Nachmanides disagrees with Rashi, pointing out that the Biblical spelling of the word tzitzit has only one yod rather than two (giving it a gematria of 590 plus 13), thus adding up to the total number of 603 rather than 613. He points out that in the Biblical quote "you shall see it and remember them", the singular form "it" can refer only to the "p'til" ("thread") of tekhelet. The tekhelet strand serves this purpose, explains the Talmud, for the blue color of tekhelet resembles the ocean, which in turn resembles the sky, which in turn is said to resemble God's holy throne - thus reminding all of the divine mission to fulfill His commandments. (Ramban(Nachmanides) knots are worn by the majority of Sephardic (Western European) Jews and Teimani (Yemenite) Jews)

Color of the strings


A set of tzitzyot with blue tekhelet thread

Tekhelet (תכלת) is color dye which the Hebrew Bible commands the Jews to use for one, two, or four of the eight half-strings hanging down. At some point in Jewish history, the source of the dye was lost and since then, most Jews have worn plain white tzitziot without any dyes.[6] Tekhelet, which appears 48 times in the Tanakh - translated by the Septuagint as iakinthinos (Greek: ὑακίνθινος, blue) - is a specific blue dye produced from a creature referred to as a hillazon, other blue dyes being unacceptable. Interestingly, some explain the black stripes found on many traditional prayer shawls as representing the loss of this dye.

Now, while there is no prohibition on wearing blue dye from another source, one does not fulfill the mitzvah of tekhelet, and thus all the strings have been traditionally kept un-dyed (i.e., white). Interestingly, in recent times, with the re-discovery of the hillazon in the Murex trunculus mollusk,.[7] some have noted that one cannot fulfill the mitzvah of tzitzit without the tekhelet strand.[8] This position, however, has been strongly disputed.[9]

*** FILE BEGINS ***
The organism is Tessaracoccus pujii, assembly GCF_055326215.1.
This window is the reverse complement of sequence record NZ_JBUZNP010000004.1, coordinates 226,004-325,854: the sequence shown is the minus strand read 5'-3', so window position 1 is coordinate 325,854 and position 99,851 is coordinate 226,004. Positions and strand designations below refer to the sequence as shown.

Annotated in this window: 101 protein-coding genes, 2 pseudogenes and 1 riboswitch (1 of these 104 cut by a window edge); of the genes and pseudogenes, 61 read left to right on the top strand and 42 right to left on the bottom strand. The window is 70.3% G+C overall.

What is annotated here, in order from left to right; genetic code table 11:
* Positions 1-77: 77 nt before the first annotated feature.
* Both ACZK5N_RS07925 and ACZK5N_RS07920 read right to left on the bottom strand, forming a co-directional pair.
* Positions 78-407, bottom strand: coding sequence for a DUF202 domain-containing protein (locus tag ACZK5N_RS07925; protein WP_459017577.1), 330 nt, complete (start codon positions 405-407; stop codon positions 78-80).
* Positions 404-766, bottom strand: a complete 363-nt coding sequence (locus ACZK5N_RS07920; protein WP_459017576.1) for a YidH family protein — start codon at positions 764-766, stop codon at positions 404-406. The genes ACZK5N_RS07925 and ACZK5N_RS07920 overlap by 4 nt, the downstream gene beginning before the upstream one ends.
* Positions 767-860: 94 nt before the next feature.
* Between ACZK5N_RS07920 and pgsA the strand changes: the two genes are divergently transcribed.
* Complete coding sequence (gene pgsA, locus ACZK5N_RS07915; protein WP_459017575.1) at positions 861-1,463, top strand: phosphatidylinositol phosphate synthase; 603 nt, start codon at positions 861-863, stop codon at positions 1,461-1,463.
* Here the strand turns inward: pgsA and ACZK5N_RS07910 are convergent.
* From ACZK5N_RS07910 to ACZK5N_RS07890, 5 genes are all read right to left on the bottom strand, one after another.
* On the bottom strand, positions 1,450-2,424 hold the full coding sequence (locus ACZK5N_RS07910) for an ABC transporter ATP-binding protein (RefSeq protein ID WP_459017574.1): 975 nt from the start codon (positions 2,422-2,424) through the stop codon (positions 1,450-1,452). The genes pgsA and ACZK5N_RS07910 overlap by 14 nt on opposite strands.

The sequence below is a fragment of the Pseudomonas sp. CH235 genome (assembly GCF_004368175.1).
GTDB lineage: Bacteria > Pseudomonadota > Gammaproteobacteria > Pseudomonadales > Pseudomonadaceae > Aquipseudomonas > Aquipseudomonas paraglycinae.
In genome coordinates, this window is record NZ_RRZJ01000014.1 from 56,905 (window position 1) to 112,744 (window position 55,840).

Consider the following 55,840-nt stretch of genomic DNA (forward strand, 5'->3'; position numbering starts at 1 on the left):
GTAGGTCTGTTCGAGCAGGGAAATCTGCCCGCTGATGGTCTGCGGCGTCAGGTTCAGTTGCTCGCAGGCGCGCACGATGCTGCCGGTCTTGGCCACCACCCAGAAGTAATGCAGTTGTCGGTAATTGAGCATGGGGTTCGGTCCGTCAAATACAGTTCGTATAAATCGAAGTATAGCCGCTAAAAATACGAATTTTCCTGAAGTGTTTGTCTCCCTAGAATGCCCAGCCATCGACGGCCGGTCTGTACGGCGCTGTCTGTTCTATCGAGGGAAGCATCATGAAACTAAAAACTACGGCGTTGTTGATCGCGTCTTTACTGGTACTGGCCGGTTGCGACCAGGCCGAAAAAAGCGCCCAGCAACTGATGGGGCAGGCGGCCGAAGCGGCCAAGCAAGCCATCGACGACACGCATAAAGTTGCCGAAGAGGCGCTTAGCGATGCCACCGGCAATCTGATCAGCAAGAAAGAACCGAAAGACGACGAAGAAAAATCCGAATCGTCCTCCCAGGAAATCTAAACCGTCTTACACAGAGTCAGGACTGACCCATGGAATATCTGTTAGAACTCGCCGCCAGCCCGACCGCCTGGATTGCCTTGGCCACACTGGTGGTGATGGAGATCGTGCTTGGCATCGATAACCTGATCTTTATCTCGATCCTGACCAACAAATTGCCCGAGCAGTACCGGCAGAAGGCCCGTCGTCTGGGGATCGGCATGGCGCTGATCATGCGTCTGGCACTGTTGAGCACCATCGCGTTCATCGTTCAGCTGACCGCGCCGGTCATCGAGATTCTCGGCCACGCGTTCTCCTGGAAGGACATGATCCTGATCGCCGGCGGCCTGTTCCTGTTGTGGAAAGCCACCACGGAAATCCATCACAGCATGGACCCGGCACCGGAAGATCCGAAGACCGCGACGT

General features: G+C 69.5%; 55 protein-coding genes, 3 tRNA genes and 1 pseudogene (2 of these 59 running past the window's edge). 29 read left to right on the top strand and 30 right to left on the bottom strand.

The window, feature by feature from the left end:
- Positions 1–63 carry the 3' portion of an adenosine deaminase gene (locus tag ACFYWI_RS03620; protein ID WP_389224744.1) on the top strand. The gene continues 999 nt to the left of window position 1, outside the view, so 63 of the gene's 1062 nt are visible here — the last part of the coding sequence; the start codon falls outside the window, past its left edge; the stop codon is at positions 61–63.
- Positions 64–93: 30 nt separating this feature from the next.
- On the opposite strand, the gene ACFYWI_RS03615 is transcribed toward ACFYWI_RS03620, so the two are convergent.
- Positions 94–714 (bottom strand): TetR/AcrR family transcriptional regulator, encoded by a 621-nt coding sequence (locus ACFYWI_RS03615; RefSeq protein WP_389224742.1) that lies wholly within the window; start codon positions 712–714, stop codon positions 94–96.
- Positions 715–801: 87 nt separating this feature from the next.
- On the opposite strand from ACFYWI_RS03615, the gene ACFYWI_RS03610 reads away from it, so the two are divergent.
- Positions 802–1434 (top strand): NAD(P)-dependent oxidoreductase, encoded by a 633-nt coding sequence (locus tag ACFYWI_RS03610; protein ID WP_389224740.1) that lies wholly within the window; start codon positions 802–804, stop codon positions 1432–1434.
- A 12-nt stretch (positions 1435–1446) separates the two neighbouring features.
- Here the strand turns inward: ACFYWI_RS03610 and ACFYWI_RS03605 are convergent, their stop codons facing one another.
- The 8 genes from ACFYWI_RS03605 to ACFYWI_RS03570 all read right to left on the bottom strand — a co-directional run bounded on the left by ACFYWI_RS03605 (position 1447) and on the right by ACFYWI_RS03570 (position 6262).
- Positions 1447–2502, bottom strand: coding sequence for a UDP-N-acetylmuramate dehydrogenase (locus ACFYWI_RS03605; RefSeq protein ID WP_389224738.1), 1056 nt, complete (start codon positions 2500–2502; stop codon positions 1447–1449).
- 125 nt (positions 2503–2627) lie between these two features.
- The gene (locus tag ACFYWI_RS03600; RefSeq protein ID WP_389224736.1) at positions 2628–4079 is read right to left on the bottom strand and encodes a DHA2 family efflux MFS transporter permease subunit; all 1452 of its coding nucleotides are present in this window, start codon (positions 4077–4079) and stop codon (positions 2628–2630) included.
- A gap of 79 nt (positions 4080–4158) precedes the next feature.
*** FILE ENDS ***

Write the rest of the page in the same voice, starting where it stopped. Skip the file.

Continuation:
When tekhelet is used, there are varying opinions as to how many of the strands are to be dyed: one of eight (Rambam), two of eight (Raavad), four of eight (Tosafot). While the white threads are to be made of the material of the garment, the tekhelet-dyed thread must be made of wool.

The actual colour has to be "Turquoise Blue." Turquoise was mined in Serabit el-Khadim from 1,500 years before Moses and the Hebrews in South Sinai produced the tekhelet circa 1400 to 1260 bce. The Hebrews in Egypt, and especially Moses who grew up in one of the "Royal" courts, were very familiar with the colour. Many Hebrew workers also were involved in mining of turquoise as precious stone at Serabit el-Khadim. The Sinai Peninsula was actually known in ancient times as "The Land of Turquoise". The correct colour for the tzitit thus cannot be navy, dark or light blue. Turquoise is a specific hue of blue. All 49 references to the blue colour in the Tanach mention "Turquoise Wool". The colour is also very close to the actual hue of the Gulf of Aqaba at certain times of the month, and certainly like the morning and afternoon sky in that part of the world.

According to several rabbinic sages, blue is the color of God’s Glory.[4] Staring at this color aids in meditation, bringing us a glimpse of the “pavement of sapphire, like the very sky for purity,” which is a likeness of the Throne of God.[5] Many items in the Mishkan, the portable sanctuary in the wilderness, such as the menorah, many of the vessels, and the Ark of the Covenant, were covered with blue cloth when transported from place to place.[6]

Yemenite tzitzit, based on Maimonides' prescription

The other threads

The other threads in the tzitzit (all the threads, where tekhelet is not used) are described as "white". This may be interpreted either literally (by Rama) or as meaning the same colour as the main garment (Rambam). Normally, the garment itself is white so that the divergence does not arise.